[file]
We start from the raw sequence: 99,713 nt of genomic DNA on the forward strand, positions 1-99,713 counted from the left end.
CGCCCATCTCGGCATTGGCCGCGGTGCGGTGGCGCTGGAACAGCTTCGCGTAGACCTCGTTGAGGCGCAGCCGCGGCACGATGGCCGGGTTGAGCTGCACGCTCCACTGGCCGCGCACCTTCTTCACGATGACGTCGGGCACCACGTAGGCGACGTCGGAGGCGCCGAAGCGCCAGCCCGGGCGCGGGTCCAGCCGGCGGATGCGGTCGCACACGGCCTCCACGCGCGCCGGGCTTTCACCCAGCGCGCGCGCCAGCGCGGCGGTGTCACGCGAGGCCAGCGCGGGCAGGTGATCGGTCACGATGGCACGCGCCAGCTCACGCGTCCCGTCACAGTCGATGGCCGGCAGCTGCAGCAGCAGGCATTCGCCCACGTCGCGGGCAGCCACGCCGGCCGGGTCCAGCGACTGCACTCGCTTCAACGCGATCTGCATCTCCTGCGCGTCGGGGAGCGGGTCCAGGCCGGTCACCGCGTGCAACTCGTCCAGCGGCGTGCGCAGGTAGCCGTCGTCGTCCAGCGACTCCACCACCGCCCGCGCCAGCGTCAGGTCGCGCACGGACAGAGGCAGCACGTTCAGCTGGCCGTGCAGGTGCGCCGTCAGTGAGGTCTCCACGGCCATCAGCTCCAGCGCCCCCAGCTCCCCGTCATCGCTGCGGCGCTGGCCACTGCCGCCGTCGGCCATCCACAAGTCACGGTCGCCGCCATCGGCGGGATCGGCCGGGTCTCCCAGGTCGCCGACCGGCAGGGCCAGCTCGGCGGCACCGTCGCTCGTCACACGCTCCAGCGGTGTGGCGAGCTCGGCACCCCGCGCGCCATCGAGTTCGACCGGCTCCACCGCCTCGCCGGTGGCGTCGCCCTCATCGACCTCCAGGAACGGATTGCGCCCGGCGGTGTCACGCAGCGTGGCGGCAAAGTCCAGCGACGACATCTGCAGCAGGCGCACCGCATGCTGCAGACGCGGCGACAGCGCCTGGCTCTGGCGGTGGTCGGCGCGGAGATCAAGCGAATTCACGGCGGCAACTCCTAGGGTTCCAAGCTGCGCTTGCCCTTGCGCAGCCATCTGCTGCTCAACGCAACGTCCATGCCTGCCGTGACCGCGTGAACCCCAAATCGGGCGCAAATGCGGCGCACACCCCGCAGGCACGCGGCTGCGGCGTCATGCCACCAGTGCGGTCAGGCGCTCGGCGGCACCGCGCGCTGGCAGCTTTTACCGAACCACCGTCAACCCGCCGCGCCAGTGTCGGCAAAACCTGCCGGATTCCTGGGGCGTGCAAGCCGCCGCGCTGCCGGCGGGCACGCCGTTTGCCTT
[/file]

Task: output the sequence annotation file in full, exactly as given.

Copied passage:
We start from the raw sequence: 99,713 nt of genomic DNA on the forward strand, positions 1-99,713 counted from the left end.
CGCCCATCTCGGCATTGGCCGCGGTGCGGTGGCGCTGGAACAGCTTCGCGTAGACCTCGTTGAGGCGCAGCCGCGGCACGATGGCCGGGTTGAGCTGCACGCTCCACTGGCCGCGCACCTTCTTCACGATGACGTCGGGCACCACGTAGGCGACGTCGGAGGCGCCGAAGCGCCAGCCCGGGCGCGGGTCCAGCCGGCGGATGCGGTCGCACACGGCCTCCACGCGCGCCGGGCTTTCACCCAGCGCGCGCGCCAGCGCGGCGGTGTCACGCGAGGCCAGCGCGGGCAGGTGATCGGTCACGATGGCACGCGCCAGCTCACGCGTCCCGTCACAGTCGATGGCCGGCAGCTGCAGCAGCAGGCATTCGCCCACGTCGCGGGCAGCCACGCCGGCCGGGTCCAGCGACTGCACTCGCTTCAACGCGATCTGCATCTCCTGCGCGTCGGGGAGCGGGTCCAGGCCGGTCACCGCGTGCAACTCGTCCAGCGGCGTGCGCAGGTAGCCGTCGTCGTCCAGCGACTCCACCACCGCCCGCGCCAGCGTCAGGTCGCGCACGGACAGAGGCAGCACGTTCAGCTGGCCGTGCAGGTGCGCCGTCAGTGAGGTCTCCACGGCCATCAGCTCCAGCGCCCCCAGCTCCCCGTCATCGCTGCGGCGCTGGCCACTGCCGCCGTCGGCCATCCACAAGTCACGGTCGCCGCCATCGGCGGGATCGGCCGGGTCTCCCAGGTCGCCGACCGGCAGGGCCAGCTCGGCGGCACCGTCGCTCGTCACACGCTCCAGCGGTGTGGCGAGCTCGGCACCCCGCGCGCCATCGAGTTCGACCGGCTCCACCGCCTCGCCGGTGGCGTCGCCCTCATCGACCTCCAGGAACGGATTGCGCCCGGCGGTGTCACGCAGCGTGGCGGCAAAGTCCAGCGACGACATCTGCAGCAGGCGCACCGCATGCTGCAGACGCGGCGACAGCGCCTGGCTCTGGCGGTGGTCGGCGCGGAGATCAAGCGAATTCACGGCGGCAACTCCTAGGGTTCCAAGCTGCGCTTGCCCTTGCGCAGCCATCTGCTGCTCAACGCAACGTCCATGCCTGCCGTGACCGCGTGAACCCCAAATCGGGCGCAAATGCGGCGCACACCCCGCAGGCACGCGGCTGCGGCGTCATGCCACCAGTGCGGTCAGGCGCTCGGCGGCACCGCGCGCTGGCAGCTTTTACCGAACCACCGTCAACCCGCCGCGCCAGTGTCGGCAAAACCTGCCGGATTCCTGGGGCGTGCAAGCCGCCGCGCTGCCGGCGGGCACGCCGTTTGCCTT